A holding company is a type of business entity that exists primarily to own and control other companies, either through the ownership of their stocks or equity interests. It does not engage in day-to-day operations, production, or the delivery of services. Instead, their activities primarily involve strategic planning, decision-making, and oversight of their subsidiaries.
Holding companies are often used as a strategy for diversification and risk management. By owning a portfolio of subsidiaries across different industries or sectors, a holding company spreads its risk.
Subsidiary companies typically retain their legal and financial independence even though they are owned by a holding company. This separation helps protect the holding company from the liabilities and risks of its subsidiaries.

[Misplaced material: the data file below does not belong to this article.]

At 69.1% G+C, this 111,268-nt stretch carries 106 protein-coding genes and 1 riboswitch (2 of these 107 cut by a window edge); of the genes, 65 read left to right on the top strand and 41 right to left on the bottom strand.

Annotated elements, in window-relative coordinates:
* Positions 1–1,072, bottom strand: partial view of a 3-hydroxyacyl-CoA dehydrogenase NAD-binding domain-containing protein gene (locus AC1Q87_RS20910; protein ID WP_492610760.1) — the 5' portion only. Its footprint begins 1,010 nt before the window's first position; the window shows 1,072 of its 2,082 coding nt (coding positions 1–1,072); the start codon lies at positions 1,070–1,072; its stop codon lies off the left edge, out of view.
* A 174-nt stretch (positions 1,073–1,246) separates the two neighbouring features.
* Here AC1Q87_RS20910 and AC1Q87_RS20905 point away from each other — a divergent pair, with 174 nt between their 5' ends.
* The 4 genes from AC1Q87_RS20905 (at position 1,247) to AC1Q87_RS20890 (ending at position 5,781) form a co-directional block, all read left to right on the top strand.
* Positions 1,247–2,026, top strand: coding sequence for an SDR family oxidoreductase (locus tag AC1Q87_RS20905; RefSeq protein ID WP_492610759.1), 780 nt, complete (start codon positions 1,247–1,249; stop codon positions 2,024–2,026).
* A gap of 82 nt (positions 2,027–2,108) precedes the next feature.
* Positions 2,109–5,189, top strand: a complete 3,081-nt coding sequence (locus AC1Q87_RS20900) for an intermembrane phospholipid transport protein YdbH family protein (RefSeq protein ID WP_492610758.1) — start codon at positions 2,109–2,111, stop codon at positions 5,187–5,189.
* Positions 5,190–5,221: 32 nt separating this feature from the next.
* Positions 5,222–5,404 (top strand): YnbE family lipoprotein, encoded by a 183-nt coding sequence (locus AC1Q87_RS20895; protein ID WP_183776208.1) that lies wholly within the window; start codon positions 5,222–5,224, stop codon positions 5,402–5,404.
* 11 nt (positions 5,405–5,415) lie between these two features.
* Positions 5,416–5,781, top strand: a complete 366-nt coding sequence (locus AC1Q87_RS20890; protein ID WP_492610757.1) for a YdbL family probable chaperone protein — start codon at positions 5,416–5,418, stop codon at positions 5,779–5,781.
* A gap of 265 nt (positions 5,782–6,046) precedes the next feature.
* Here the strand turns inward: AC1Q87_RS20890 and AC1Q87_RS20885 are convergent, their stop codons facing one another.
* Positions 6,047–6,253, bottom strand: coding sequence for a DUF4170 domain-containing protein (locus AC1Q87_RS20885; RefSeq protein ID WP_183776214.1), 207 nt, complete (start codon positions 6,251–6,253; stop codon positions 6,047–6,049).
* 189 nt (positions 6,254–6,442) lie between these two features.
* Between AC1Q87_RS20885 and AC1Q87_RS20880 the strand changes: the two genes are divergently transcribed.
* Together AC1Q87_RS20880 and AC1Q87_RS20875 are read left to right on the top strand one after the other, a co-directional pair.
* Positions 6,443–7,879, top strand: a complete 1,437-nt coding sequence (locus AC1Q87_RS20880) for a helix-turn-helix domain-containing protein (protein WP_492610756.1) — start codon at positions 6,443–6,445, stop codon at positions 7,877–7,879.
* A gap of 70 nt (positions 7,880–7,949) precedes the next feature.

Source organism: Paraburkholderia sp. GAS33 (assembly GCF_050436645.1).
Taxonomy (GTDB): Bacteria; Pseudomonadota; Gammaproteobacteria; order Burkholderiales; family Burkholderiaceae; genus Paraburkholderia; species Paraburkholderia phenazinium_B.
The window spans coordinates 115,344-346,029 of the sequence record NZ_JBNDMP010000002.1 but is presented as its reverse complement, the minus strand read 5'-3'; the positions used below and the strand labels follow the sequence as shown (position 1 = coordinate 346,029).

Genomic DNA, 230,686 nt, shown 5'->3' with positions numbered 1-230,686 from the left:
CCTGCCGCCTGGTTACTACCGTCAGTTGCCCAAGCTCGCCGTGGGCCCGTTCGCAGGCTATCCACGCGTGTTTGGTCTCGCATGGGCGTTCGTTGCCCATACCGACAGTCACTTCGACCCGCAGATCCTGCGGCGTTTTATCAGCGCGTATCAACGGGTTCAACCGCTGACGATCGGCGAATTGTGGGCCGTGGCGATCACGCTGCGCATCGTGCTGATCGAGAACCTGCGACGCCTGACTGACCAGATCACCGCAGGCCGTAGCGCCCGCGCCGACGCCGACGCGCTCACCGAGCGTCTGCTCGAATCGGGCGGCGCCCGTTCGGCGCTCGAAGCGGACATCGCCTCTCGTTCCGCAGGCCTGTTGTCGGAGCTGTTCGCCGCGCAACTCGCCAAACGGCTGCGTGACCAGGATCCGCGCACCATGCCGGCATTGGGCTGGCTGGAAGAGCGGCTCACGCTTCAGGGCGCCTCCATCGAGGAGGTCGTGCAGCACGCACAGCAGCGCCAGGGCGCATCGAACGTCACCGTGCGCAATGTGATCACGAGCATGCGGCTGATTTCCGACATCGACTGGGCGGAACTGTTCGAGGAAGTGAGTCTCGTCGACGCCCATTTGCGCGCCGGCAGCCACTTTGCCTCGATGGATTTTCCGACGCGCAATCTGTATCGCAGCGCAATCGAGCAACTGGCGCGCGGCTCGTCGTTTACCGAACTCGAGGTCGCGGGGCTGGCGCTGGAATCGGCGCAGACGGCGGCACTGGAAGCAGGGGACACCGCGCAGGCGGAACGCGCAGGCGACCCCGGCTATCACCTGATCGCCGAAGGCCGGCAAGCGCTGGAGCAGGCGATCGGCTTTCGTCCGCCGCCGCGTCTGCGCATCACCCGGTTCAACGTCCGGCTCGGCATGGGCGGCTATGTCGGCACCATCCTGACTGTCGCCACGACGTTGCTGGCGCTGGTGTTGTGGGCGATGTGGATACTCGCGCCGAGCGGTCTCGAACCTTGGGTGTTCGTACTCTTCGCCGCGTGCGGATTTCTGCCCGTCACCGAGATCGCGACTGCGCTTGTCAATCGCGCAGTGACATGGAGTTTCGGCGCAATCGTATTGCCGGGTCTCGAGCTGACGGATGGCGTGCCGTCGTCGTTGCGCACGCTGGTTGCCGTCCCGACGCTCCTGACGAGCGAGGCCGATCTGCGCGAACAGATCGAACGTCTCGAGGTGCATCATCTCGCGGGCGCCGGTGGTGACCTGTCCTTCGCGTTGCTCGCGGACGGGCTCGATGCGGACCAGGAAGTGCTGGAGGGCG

Holding companies can sometimes achieve tax advantages through various legal and financial structures. They may benefit from tax incentives, reduced tax liabilities on intercompany transactions, or lower capital gains taxes.
The holding company’s board of directors and executive team are responsible for making strategic decisions that affect the entire corporate group. This includes decisions about mergers, acquisitions, divestitures, and capital allocation.